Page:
Born in Istanbul on 30 September 1936, Sevgi Soysal was the third of six children of an architect-bureaucrat father and a German mother. Her first story book, Tutkulu Perçem (Passionate Forelock) (), was first published in 1962 in very few copies and could only reach the author’s close circle. Her second book, Tante Rosa (1968), received limited attention and was criticized for “sounding like a translation”.
However, her first novel Yürümek (Walking) was awarded the TRT (Turkish Radio and Television Association) Achievement Award in 1970, and her second novel Noontime in Yenişehir (Yenişehir’de Bir Öğle Vakti) won Orhan Kemal Novel Award in 1974.
Following the March 12 coup d’etat, Yürümek was banned upon charges of obscenity and Sevgi Soysal was forced to quit her job at TRT . She spent eight months in Yıldırım Area as a political prisoner and two and a half months in Adana where she was exiled.
She serialized her memoirs of prison life under the title of Yıldırım Bölge Kadınlar Koğuşu (Yıldırım Area Women’s Ward) in Politika newspaper and, later, published them as a book. Published in 1975, Şafak(Dawn ) captured great attention. It tells the experiences of a female writer who was exiled to Adana for praising communism.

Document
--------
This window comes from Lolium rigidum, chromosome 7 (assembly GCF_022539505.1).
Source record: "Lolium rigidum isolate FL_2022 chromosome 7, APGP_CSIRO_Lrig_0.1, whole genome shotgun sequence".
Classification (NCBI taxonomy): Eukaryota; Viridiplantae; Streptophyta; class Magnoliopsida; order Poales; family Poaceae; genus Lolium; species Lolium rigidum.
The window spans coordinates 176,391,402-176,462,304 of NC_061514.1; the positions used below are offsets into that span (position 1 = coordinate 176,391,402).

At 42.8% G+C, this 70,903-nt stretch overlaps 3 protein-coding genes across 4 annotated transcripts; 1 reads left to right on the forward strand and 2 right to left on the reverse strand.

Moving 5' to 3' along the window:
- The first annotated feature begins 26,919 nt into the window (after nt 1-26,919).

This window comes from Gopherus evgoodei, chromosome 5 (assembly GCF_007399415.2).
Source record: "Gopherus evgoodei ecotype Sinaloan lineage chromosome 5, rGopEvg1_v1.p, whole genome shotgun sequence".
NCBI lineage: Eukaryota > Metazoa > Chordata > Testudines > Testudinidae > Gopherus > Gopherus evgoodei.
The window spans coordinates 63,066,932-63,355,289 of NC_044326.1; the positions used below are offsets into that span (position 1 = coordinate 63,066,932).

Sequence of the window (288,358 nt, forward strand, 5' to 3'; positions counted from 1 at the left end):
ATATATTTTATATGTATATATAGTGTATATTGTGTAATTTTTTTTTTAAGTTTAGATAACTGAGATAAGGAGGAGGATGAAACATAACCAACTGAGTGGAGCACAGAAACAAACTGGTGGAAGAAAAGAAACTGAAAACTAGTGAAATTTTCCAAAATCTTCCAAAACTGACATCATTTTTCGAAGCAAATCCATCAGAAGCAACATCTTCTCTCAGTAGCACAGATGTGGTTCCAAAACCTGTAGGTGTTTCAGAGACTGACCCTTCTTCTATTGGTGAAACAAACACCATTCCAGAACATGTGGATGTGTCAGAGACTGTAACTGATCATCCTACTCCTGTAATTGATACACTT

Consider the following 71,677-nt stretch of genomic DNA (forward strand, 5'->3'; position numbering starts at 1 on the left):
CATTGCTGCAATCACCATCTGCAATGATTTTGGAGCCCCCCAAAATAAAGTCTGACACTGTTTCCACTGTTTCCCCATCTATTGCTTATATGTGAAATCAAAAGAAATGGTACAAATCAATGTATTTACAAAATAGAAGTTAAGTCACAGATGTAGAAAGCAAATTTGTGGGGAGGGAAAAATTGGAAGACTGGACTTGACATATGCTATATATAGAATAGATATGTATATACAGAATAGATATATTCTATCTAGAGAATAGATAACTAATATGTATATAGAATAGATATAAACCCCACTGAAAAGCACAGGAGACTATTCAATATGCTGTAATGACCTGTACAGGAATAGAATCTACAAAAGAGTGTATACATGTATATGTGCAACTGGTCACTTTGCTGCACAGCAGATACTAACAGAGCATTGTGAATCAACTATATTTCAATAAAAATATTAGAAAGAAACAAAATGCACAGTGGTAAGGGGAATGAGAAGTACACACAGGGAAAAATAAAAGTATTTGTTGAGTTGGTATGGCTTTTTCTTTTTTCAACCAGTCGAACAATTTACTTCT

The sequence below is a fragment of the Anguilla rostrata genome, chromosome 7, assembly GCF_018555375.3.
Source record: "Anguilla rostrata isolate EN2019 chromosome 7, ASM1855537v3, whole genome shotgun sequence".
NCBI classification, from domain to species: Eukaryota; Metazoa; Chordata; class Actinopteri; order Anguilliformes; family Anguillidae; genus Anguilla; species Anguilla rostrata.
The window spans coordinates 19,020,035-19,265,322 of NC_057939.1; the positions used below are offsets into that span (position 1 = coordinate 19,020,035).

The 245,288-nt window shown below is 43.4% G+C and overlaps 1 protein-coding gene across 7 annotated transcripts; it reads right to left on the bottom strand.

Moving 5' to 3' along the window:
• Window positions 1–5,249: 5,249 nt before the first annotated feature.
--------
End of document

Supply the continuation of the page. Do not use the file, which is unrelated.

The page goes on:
During the 1970s and 1980s, Sevgi Soysal was known to be “a writer of March 12 period” for understandable reasons. The March 12 period had left deep traces on her life and her writing. However, issues Sevgi Soysal tackled were not limited to March 12. Her works have been read by many different people over time and have been appreciated by different generations.
In 1992, Işıl Özgentürk adapted Tante Rosa, one of the early works of Sevgi Soysal, and filmed it under the name Rosa, I Love You (Seni Seviyorum Rosa). With the influence of the flourishing feminist movement, Soysal’s early works, especially Yürümek and Tante Rosa, were taken out of the mists of literary history and brought to daylight. Women who seek emancipation discovered to have common issues with Aunt Rosa of Bavaria, whom male critics once found odd as “foreign and absurd”.
This re-reading attempt did not shove aside Soysal’s late “political” works. On the contrary, it was clearly seen that there was continuity between her works. For instance, the connections between Ela (Yürümek) who was criticized for failing to shift from the individual to the social, and the socialist Oya (Şafak), who continued her soul-searching while in custody, were revealed.
Sevgi Soysal’s unexpected −albeit sometimes almost blackish− humor-laden narrative is still brilliant and important.
Sevgi Soysal, who was under treatment for cancer, passed away on 22 November 1976 before finishing her last novel, Hoşgeldin Ölüm ! (Welcome, Death).
Translator: İpek Tabur
Proof-reader: Müge Karahan